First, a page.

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Tanri Abeng was born in an isolated, rural village on the island of Selayar in South Sulawesi on 7 March 1942. His parents were poor, like most of the people in his village, they were farmers and so were reliant on the small income that they earned from selling their produce at the local market. Because his parents did not have enough money to put him through junior school, Tanri had to sell bananas from his village to fellow students in order to pay for the books and other materials than he needed.

By the time he was 10, both his parents had died and he was sent to live with relatives in Makassar. His relatives were not very well off either, so to finish his education, Tanri sold stenciled copies of his school notes to other students. He realized early on that that he would need to do well in school to better his circumstances, so he studied hard and was able to earn money by tutoring students whose grades were not as god as his. At that time, Tanri’s main goal in life was to become teacher; he admired his school headmaster and one of his class teachers and wanted to be like him.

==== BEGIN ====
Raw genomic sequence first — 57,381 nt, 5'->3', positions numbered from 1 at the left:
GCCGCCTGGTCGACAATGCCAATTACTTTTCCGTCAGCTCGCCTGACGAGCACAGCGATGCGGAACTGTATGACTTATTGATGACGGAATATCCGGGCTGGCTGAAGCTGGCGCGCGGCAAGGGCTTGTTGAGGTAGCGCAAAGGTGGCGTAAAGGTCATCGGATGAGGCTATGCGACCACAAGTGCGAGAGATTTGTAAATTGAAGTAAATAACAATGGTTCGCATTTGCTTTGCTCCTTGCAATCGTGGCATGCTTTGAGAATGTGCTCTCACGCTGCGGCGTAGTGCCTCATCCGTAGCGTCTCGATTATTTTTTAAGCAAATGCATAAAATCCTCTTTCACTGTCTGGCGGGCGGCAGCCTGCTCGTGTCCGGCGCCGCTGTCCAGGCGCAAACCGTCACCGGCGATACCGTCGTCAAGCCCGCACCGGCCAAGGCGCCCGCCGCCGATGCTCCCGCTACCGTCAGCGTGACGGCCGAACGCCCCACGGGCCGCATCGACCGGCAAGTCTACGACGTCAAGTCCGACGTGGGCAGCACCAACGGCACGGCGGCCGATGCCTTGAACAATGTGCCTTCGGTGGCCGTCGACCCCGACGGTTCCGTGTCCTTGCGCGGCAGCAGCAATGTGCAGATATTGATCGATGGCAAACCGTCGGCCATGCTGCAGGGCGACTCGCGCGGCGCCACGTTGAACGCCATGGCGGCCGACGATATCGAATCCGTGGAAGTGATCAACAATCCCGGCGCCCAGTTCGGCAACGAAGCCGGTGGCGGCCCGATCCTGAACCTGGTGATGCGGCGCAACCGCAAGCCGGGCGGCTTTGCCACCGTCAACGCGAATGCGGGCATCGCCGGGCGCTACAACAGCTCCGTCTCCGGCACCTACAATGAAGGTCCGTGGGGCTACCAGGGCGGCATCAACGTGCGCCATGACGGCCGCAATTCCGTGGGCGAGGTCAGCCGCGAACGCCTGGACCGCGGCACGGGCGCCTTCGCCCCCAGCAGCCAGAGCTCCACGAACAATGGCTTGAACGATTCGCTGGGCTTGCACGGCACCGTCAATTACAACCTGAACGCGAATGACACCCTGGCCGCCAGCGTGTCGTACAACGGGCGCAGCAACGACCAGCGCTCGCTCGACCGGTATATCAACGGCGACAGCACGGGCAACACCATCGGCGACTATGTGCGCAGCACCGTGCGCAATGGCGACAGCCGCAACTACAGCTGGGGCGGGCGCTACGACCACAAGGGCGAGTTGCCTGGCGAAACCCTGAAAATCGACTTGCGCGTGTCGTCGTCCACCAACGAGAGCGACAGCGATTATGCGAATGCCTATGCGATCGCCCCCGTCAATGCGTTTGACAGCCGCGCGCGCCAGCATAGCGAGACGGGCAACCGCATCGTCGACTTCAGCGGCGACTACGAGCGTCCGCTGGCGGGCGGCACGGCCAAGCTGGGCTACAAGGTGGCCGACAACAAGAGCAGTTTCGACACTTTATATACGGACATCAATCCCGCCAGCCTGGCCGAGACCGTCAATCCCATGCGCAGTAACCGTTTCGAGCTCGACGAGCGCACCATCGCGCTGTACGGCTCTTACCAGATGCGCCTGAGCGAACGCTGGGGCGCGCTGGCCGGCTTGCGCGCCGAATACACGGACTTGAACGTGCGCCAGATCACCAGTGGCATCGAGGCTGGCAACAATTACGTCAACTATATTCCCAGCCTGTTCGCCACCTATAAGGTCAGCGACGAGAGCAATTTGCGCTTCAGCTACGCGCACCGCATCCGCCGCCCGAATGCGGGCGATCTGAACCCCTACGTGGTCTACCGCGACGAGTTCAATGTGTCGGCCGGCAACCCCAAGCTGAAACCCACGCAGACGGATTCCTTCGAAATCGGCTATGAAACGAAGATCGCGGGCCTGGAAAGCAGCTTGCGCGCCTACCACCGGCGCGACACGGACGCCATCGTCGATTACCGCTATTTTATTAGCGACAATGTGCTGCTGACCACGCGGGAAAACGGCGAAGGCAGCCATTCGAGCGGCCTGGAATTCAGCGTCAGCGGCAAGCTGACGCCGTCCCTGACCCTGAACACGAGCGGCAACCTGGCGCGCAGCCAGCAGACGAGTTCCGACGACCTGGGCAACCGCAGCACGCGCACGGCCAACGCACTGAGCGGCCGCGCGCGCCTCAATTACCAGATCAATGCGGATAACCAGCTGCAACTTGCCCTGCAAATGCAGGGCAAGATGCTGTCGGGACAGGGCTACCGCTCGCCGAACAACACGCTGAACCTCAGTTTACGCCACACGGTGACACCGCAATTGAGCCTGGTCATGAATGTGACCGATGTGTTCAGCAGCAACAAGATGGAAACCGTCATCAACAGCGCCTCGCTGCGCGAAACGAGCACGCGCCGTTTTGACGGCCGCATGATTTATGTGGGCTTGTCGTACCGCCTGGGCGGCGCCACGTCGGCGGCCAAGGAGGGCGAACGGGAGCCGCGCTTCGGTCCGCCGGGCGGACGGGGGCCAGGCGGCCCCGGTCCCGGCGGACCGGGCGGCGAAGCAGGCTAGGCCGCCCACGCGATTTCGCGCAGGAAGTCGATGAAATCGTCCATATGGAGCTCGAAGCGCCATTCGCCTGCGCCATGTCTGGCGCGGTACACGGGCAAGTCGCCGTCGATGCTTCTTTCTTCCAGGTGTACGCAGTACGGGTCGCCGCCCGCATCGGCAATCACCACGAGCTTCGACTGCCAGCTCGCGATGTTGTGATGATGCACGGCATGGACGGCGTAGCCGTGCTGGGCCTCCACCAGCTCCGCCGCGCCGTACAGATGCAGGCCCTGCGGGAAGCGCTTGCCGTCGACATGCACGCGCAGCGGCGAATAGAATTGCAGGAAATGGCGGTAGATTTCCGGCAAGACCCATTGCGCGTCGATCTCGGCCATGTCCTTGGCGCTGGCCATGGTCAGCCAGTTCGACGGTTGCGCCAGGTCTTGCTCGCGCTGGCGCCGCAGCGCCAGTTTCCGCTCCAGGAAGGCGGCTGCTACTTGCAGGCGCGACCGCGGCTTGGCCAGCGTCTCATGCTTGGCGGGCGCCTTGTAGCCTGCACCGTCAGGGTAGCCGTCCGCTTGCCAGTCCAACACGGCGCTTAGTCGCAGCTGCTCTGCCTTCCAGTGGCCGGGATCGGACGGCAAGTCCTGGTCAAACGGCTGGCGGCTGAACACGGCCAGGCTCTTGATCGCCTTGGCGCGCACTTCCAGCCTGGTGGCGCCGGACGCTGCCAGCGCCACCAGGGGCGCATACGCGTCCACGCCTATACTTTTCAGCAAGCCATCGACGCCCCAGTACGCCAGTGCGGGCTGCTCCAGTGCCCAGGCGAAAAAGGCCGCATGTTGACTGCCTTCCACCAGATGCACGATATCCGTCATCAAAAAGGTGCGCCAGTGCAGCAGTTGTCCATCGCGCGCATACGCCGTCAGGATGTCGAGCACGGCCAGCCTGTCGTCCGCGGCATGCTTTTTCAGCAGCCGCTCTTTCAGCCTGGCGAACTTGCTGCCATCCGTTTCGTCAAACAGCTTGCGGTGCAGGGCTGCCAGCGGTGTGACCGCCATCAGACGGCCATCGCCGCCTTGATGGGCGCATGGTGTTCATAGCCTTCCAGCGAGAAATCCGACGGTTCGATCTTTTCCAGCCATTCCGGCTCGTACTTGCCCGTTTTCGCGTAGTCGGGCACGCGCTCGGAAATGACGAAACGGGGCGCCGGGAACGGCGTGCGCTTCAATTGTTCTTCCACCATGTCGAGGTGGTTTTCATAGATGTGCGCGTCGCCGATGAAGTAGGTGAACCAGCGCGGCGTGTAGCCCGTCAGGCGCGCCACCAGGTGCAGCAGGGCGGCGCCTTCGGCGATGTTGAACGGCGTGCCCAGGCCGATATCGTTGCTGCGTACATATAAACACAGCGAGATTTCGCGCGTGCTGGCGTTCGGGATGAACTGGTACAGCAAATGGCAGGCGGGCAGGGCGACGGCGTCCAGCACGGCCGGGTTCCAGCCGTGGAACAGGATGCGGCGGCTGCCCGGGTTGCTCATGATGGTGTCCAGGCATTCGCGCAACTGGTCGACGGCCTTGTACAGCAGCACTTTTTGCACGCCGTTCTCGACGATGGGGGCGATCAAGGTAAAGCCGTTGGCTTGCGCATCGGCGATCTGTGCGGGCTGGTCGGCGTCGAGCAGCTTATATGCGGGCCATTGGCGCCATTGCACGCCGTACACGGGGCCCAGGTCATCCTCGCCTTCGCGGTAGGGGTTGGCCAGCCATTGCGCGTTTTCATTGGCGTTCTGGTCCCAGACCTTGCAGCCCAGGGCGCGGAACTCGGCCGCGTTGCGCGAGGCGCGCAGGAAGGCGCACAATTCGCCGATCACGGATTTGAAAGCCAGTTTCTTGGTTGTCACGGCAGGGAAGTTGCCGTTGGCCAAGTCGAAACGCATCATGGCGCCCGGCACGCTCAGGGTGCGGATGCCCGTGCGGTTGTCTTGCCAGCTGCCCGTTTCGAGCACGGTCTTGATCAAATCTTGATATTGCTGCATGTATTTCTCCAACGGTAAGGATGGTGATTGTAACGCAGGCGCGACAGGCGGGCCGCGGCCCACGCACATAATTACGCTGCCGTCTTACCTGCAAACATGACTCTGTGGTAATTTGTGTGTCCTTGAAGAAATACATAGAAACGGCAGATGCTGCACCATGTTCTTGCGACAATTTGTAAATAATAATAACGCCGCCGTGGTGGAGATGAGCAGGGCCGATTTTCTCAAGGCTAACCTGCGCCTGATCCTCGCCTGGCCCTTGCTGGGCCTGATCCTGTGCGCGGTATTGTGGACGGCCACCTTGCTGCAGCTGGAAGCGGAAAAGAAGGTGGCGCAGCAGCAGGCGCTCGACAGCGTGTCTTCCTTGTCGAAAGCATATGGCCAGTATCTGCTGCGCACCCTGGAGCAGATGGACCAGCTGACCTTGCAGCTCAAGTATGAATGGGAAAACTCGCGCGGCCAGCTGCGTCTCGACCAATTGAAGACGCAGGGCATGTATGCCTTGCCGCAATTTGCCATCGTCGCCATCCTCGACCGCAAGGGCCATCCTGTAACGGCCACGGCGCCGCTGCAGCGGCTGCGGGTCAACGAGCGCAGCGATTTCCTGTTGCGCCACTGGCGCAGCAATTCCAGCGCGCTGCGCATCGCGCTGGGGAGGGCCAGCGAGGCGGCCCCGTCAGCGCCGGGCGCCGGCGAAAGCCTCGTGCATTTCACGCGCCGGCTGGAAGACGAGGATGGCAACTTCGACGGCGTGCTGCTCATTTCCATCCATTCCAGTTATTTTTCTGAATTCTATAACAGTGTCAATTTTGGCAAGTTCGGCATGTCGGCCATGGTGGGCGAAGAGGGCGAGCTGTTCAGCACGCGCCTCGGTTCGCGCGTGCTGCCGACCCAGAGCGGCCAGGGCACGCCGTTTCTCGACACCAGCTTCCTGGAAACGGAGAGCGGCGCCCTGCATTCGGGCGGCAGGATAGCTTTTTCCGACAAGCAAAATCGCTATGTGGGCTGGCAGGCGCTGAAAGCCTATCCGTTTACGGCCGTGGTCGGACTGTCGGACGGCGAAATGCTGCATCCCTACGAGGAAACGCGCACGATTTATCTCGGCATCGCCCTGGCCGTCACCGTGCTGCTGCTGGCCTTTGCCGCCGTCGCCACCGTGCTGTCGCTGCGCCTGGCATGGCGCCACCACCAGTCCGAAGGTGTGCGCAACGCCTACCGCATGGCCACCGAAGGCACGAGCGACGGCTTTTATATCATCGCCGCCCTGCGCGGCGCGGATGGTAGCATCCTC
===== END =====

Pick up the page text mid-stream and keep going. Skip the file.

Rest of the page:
After finishing school Tanri was selected for an American Field Service (AFS) Exchange program, which gave him the rare opportunity for someone of his background to spend a year living in the United States. This was to be a formative experience. He learned to speak English and was exposed to the openness, creativity and achievement-oriented nature of American culture. He also developed a close bond with his host family, the Gibsons, something that prove crucial when he returned to the United States a few years later. Indeed, it would not be an exaggeration to say that Tanri’s subsequent success has been due in part to the assistance and encouragement provided by the Gibsons during his time in the United States.

At the end of the AFS program Tanri returned to Indonesia to continue his studies at Hasanudin University in Makassar. In the United States he had been told that a career in business would be a good way to achieve personal satisfaction and contribute to society, so he decided to enroll in courses in business administration and economics. Again, he had to find a way of funding his education, so he worked part-time as a manager at a local commodity export business and taught English at local high school.

Because he was busy trying to support himself, he spent little time at university but was able to complete his studies by borrowing friend’s notes and reading the prescribed textbook at home. Tanri studied hard and gained a scholarship to study for Masters of Business Administration degree at the State University of New York in Buffalo. Consequently, he returned to the United States and to the home of the Gibsons, who graciously offered to support him while he was studying. Eighteen months later, he earned his MBA.

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